Annette Barrell, South Somerset Food Safety Officer, told me that “Current guidance from the FSA advises that consumers/businesses should store eggs in the fridge, although there is confusion for purchasers when all the supermarkets tend to sell/store eggs for sale at ambient temperatures.” What does that mean, then? I think it means the government is erring on the side of safety, but can’t come up with a real reason to refrigerate eggs, since shops need not. If British people do refrigerate their eggs, it is likely in reaction to former UK Health Minister Edwina Currie’s claim in 1988 that most of the UK’s egg supply was contaminated with Salmonella. To which Ministry of Agriculture ministers responded with the statistic that in the consumption of over 30 million eggs in 1988, there had been 26 reported outbreaks of salmonella. Hardly “most eggs.” In 1998 the British Lion Quality mark was launched, and every British egg bearing the mark (about 85% of all produced) has been vaccinated against Salmonella and has markings on the box enabling full traceability of hens, eggs and feed.

And, finally, we come to taste. Here in my London kitchen, I unpacked three boxes of different eggs from Waitrose, a fairly upscale English supermarket. Then, because Waitrose does not sell “caged” eggs, I brought some home from Tesco, a slightly less upscale market. Then I brought home my farmers market eggs, one “free-range” and the other “organic.” In a blind test (the eggs were marked on the bottom with letters corresponding to their boxes), I soft-boiled one of each for John and me, and hard-boiled one of each for Avery (she doesn’t eat things that wobble). No butter, no salt.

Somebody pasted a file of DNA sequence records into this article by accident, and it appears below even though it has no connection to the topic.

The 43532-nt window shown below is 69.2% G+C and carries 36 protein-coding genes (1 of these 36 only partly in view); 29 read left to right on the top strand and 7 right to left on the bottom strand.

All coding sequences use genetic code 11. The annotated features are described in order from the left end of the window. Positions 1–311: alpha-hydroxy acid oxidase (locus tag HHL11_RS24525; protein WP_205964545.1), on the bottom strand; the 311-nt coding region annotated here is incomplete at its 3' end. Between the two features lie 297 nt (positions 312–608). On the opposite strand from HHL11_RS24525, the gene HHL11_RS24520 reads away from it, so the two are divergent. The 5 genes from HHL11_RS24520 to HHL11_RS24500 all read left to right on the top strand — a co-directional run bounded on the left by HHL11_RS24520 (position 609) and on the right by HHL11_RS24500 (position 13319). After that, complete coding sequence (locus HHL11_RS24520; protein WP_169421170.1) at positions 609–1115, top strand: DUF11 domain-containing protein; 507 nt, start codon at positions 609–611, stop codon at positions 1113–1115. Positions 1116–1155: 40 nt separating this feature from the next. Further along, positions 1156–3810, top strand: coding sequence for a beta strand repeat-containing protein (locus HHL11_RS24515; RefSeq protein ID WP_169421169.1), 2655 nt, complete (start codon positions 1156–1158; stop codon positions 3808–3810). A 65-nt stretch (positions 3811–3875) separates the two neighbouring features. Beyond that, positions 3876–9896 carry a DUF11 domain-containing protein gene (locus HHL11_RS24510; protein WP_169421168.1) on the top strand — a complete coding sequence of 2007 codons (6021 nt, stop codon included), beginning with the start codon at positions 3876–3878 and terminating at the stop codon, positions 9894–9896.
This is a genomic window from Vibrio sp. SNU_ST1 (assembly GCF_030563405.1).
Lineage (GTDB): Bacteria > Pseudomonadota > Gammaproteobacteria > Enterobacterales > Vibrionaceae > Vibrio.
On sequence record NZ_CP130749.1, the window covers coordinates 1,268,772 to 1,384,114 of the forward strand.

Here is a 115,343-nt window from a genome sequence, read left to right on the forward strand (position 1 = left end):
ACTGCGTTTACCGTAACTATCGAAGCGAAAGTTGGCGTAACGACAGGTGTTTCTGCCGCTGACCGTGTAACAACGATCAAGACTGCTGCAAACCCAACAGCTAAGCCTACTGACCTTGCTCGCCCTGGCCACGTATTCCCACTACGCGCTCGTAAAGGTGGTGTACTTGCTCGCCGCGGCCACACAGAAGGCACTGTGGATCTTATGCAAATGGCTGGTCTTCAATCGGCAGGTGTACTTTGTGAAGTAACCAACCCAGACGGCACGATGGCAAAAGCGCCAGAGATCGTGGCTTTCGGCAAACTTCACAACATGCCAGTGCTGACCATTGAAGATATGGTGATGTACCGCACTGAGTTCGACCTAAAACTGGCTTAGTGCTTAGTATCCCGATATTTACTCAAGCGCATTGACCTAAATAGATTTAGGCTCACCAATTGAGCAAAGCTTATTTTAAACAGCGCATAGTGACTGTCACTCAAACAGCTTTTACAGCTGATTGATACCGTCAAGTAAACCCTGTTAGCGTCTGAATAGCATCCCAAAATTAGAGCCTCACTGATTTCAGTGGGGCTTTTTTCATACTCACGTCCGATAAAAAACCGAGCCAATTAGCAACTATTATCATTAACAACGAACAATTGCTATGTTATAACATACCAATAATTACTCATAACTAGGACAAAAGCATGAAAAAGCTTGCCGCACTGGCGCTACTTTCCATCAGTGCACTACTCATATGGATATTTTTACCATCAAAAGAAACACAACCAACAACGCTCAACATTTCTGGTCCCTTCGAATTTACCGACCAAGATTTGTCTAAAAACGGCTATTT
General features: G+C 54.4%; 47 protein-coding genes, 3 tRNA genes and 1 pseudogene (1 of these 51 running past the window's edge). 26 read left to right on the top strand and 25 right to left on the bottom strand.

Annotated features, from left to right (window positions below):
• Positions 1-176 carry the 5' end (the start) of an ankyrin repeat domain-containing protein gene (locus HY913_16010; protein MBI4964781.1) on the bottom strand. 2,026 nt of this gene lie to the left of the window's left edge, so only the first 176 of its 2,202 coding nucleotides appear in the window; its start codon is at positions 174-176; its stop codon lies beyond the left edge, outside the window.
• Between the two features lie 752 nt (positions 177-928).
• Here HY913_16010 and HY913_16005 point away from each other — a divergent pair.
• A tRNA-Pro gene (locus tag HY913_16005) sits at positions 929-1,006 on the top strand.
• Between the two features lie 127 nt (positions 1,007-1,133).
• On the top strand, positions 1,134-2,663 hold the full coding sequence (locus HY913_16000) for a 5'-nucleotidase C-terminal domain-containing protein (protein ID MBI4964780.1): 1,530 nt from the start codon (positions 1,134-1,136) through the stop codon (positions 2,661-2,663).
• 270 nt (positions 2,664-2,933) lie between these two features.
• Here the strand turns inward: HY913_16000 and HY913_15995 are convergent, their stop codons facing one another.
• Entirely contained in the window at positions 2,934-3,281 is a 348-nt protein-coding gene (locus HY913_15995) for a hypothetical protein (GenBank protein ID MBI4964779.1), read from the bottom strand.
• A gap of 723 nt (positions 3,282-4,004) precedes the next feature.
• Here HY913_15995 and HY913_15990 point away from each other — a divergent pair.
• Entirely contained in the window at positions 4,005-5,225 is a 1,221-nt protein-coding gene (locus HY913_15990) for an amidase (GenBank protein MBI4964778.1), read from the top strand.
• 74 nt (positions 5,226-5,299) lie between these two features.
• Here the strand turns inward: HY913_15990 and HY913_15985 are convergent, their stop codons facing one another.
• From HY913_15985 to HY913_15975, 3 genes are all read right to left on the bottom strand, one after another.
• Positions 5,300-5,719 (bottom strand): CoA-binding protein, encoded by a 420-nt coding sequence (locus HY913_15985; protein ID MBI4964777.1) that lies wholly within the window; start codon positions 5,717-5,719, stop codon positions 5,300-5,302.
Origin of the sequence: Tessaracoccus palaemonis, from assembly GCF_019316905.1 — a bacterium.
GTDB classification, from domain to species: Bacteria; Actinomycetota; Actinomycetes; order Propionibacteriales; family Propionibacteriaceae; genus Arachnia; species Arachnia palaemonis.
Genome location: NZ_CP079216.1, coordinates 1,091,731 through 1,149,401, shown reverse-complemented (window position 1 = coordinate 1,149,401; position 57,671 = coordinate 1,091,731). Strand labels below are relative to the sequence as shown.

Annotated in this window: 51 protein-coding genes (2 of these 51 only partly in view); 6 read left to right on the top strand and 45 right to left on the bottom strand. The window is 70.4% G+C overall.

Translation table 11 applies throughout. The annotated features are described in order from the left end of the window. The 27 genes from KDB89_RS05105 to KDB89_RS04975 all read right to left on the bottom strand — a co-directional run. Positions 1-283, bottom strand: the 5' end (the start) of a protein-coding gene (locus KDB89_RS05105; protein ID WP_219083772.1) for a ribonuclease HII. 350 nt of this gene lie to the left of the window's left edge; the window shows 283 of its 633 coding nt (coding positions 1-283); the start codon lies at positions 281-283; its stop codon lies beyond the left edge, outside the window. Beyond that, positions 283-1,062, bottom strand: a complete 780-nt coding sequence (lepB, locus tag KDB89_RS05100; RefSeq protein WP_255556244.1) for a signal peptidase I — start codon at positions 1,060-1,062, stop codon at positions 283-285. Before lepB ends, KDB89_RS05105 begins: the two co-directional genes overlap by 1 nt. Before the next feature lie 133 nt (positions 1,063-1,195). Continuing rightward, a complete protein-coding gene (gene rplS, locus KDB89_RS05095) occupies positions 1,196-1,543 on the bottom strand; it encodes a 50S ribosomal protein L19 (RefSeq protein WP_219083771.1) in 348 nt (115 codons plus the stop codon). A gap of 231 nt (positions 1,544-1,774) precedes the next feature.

I can report that the caged eggs were unacceptable compared to the rest. Not only were their yolks rather gray, but their consistency was rubbery and the flavour left a metallic aftertaste. Done, no more caged eggs. After all, how can a hen lay tasty eggs from a miserable life?

But the rest of the results were a surprise. Among the five choices of “free-range” eggs (whose prices fluctuated about 35%), we could not tell the difference. The most expensive eggs had the darkest yolks, and were the smallest (British eggs typically vary somewhat in size within a box, and often still have feathers sticking to them). All the eggs were creamy, fresh and delicious, but the dark yolks did not taste any better.

Is there any reason, then, to buy the most expensive? Only if you feel that expensive eggs mean a nicer life for the hens, and if you buy the text inside the box, that could be true. The most expensive eggs came from a box proclaiming “free to range on green pastures from dawn to dusk, leading to a natural and happy life.”

Egg-cellent.

Photo Credit: Avery Curran